Regional Scottish airport operator, Highlands and Islands Airports Ltd (HIAL), saw an additional 36,225 passengers used the 11 HIAL airports (up by 9.3%) during Q2 of 2016, compared to the same period in 2015.
Passenger numbers swelled by 16.7% across the group during June alone, with Dundee Airport experiencing a 128.4% increase in user numbers (2,600 passengers) during the month compared to the same period last year.
The Tayside airport launched a new Flybe service to Amsterdam Schiphol in May, with growth on the Stansted route also attracting 3,694 more customers to the airport during Q2 2016 than in the same period in 2015.
Inverness Airport, where HIAL is headquartered, welcomed 23,756 additional travellers in Q2 2016 compared to the same period last year. The airport’s popularity was bolstered by the unveiling of new services to London Heathrow and Amsterdam Schiphol in May. A new connection to Geneva Airport is scheduled to begin in November.
There were also increases in passenger numbers at Barra, Tiree, Kirkwall and Sumburgh, as Tiree and Barra benefited from increased frequencies with their new aircraft.
Demand for services at Sumburgh Airport in Shetland increased sharply in the remaining two-thirds of the quarter, with 9,504 more passengers using the airport this year.
Wick John O’Groats and Stornoway recorded a fall in passenger numbers, due to restructuring of energy sector demand for services to and from Aberdeen. The withdrawal of additional summer scheduled flights at Islay also contributed to a fall of 300 passengers at this airport during June.
Inglis Lyon, managing director of HIAL, said: “We have made a significant investment in new services during the early part of this year, so it is pleasing to see that demand for most services at the majority of our airports continues to be high.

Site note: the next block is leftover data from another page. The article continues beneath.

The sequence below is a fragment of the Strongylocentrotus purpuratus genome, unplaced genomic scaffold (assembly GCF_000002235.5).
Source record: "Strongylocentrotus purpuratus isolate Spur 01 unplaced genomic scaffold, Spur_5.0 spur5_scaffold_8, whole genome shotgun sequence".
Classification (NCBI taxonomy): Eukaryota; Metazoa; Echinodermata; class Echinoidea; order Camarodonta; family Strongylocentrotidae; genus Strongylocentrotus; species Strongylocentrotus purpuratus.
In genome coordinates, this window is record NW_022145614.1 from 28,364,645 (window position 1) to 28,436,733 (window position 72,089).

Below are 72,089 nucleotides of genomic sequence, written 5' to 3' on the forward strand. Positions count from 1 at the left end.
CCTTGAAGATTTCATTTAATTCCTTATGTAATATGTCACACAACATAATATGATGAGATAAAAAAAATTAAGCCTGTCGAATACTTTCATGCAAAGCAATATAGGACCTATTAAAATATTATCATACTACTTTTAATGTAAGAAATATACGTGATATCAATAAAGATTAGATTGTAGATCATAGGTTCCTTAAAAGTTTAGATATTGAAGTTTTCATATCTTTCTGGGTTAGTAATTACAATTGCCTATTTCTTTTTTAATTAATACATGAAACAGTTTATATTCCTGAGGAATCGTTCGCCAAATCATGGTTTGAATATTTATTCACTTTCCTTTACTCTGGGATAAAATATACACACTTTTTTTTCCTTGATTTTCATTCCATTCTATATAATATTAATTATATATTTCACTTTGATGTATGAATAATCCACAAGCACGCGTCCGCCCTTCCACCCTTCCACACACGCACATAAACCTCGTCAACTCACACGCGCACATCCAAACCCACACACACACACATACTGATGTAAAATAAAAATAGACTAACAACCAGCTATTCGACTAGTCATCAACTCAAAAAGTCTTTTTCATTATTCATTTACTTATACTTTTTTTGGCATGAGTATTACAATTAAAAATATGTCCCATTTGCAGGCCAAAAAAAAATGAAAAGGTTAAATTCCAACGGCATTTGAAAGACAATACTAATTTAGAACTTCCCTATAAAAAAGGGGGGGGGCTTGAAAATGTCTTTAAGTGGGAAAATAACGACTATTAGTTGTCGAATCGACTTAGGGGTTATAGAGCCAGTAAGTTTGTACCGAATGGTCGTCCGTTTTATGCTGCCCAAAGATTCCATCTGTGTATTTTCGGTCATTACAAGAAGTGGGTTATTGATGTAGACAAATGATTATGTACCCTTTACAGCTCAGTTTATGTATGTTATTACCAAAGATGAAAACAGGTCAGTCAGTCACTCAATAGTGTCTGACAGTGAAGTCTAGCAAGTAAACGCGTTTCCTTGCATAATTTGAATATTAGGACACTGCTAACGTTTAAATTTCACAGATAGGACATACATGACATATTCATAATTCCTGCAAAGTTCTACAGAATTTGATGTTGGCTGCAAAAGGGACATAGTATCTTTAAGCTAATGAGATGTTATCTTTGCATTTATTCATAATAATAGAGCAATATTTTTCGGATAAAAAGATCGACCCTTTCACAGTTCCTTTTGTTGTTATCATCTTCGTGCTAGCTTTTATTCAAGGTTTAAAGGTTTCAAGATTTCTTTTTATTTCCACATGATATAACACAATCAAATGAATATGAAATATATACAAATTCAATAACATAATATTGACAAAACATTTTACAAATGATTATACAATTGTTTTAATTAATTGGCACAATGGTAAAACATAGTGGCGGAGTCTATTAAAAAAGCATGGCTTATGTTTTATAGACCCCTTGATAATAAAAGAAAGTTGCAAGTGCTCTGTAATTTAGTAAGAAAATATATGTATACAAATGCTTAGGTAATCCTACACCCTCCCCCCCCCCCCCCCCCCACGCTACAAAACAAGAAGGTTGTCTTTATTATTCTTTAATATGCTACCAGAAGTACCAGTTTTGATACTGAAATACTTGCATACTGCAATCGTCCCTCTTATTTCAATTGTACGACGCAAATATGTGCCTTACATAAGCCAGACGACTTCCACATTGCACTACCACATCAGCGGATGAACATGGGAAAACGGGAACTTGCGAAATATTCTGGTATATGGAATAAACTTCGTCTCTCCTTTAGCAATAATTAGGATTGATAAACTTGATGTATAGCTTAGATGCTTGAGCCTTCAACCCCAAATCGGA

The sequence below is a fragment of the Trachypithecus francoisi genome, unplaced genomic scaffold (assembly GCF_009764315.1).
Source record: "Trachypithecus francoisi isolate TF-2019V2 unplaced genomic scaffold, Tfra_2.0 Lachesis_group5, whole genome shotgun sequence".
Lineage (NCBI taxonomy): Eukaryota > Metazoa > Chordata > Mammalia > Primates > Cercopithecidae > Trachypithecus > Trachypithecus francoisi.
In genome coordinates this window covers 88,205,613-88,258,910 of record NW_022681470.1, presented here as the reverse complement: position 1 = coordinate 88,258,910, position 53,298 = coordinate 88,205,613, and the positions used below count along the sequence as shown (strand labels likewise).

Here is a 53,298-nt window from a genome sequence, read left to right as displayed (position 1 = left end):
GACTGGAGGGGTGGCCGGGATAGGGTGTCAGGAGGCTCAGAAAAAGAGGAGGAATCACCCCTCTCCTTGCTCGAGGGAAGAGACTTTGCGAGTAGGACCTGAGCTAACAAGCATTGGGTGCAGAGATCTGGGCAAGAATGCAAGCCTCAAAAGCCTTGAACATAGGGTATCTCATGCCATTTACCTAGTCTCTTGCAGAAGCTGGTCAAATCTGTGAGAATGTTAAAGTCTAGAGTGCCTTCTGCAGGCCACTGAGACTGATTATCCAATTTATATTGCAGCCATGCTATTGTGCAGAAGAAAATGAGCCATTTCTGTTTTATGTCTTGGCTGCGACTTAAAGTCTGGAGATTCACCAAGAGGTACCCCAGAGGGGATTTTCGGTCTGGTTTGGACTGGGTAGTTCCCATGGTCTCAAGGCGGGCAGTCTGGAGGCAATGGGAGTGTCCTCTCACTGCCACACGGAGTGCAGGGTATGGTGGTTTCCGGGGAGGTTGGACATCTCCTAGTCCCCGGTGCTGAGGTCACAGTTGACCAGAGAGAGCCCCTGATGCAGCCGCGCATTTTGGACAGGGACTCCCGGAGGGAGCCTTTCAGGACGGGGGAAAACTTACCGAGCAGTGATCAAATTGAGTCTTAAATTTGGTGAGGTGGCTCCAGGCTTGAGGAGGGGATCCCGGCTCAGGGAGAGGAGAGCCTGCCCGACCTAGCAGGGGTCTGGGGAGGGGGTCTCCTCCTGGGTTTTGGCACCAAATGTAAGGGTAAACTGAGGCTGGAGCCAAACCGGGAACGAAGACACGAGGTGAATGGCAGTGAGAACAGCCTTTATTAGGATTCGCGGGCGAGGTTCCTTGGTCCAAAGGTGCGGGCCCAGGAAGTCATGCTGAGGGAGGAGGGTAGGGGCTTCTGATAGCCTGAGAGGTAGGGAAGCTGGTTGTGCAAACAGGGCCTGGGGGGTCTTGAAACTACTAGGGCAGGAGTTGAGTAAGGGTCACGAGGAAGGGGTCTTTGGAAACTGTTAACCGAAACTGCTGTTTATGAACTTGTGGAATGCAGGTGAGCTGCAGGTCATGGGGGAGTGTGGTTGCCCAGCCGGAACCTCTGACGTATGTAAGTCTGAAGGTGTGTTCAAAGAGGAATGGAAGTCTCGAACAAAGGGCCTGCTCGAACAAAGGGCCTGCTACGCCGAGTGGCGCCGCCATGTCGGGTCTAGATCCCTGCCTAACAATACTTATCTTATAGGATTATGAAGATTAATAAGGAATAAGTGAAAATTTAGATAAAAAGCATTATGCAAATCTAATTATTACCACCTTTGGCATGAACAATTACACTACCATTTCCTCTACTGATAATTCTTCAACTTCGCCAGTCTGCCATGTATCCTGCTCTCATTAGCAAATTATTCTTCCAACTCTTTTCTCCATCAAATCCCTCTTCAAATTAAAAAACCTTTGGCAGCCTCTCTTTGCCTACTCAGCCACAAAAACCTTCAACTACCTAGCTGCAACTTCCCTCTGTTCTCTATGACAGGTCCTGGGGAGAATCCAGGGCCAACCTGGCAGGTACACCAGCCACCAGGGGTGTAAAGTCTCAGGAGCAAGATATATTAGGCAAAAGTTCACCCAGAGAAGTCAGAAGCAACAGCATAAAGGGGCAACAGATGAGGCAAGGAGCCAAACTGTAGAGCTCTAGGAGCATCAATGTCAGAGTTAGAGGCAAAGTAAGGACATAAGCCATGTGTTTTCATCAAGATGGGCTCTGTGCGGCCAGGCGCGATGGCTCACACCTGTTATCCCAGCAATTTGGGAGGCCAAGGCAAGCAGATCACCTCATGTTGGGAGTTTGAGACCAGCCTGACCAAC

“Inverness is reaping the rewards of the recently-restored link to London Heathrow and the new KLM Amsterdam link, while Dundee’s new flights to Amsterdam have resulted in a marked increase in passenger traffic. However, there remains much work to do to ensure these services maintain momentum through the off-peak.
“There has been a reduction in demand at Wick John O’Groats due to cutbacks in the oil industry. However, energy industry services have not been entirely negative, with Sumburgh seeing 5,971 more passengers in June 2016 alone as a result of growing oil sector activity in the area.
“Tens of thousands of tourists travel to Scotland each year to experience our festivals and natural beauty. More and more of these visitors are choosing to travel through our airports, thanks to our strong connections with each area and our range of competitive routes.
“Continued interest in smaller island airports such as Barra – which celebrates its 80th anniversary later this year – underlines the importance of our air links to some of Scotland’s most remote communities.”